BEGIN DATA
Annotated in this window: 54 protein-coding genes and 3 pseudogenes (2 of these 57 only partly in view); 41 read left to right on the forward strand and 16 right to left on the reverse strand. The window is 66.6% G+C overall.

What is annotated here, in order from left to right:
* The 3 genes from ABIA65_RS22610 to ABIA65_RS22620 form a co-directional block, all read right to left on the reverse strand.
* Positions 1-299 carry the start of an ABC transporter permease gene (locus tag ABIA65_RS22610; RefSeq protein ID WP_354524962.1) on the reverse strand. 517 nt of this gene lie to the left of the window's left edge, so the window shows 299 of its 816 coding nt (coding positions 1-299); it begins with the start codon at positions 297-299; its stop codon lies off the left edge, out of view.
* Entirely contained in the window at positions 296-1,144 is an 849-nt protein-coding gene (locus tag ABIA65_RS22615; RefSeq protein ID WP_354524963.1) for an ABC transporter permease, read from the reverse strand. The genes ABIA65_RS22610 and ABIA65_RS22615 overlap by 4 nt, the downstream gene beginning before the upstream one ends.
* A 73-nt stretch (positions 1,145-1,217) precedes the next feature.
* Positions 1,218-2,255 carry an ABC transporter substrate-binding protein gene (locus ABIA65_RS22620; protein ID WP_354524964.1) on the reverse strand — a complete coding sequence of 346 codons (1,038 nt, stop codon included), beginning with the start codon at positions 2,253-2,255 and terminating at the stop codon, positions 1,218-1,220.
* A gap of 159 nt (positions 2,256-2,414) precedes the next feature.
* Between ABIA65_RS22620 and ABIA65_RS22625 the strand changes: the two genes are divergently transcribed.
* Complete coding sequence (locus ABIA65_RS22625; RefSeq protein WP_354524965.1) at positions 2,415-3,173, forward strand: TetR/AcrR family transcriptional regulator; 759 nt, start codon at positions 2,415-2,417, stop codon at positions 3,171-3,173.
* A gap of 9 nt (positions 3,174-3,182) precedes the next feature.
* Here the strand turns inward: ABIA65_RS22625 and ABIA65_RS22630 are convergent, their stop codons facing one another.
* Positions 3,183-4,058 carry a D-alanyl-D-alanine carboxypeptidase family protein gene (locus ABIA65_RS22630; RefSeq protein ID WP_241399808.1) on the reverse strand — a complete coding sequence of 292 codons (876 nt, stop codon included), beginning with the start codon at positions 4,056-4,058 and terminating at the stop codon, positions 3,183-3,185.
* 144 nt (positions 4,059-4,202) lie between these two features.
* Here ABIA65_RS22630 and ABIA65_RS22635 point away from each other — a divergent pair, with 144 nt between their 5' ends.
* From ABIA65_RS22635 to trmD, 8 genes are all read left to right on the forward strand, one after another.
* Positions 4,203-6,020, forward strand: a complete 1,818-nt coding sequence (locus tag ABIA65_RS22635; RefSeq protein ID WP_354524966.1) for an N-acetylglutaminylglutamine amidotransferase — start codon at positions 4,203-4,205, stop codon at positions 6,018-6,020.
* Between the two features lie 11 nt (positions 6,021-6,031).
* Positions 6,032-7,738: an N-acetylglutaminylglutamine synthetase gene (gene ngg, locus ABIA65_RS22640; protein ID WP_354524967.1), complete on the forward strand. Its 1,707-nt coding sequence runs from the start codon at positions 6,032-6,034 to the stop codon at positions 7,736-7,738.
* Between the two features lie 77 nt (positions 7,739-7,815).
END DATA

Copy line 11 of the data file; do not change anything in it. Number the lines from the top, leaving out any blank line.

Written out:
* A gap of 9 nt (positions 3,174-3,182) precedes the next feature.